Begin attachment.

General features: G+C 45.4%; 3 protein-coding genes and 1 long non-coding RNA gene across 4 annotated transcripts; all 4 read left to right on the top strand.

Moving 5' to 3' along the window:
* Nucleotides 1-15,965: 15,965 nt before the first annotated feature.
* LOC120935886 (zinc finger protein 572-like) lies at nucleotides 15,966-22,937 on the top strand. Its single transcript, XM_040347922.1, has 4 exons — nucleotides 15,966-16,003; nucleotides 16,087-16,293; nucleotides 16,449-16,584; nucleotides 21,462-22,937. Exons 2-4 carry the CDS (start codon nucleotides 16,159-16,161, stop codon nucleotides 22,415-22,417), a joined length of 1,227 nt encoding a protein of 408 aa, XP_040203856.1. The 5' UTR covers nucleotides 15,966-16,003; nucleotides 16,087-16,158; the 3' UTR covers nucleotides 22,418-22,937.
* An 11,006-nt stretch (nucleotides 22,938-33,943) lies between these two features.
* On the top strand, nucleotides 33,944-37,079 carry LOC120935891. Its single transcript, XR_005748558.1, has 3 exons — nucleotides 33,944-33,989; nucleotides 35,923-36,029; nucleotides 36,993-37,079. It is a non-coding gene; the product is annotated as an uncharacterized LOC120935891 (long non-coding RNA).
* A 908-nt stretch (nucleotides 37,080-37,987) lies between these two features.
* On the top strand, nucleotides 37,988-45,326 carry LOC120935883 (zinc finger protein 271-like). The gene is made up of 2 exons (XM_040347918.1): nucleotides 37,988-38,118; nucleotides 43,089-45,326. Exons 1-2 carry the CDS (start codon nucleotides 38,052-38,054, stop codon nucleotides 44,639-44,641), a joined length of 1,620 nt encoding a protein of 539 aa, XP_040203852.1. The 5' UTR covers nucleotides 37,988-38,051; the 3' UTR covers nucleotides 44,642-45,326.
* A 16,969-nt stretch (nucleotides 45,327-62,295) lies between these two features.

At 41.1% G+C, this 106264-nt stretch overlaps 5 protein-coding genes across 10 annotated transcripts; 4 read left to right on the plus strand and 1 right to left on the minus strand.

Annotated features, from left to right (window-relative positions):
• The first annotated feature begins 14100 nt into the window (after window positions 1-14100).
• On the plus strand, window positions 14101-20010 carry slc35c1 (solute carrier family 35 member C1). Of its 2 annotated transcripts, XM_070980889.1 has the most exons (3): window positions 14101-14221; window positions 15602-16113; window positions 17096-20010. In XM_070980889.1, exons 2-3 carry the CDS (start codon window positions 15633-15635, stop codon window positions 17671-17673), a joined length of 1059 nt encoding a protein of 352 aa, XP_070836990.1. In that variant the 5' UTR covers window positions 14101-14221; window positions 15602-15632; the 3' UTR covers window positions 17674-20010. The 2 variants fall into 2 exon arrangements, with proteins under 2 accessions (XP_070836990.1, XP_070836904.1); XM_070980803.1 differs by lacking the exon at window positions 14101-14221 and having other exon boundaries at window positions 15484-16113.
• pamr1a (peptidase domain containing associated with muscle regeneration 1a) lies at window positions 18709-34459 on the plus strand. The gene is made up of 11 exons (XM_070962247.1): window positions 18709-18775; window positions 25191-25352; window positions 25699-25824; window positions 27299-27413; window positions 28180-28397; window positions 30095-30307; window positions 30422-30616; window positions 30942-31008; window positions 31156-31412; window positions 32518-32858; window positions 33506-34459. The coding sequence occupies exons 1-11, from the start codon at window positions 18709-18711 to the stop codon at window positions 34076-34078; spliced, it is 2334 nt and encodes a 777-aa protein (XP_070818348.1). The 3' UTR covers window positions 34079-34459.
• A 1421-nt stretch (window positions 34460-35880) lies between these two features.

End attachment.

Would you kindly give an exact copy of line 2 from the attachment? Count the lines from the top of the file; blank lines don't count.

Moving 5' to 3' along the window: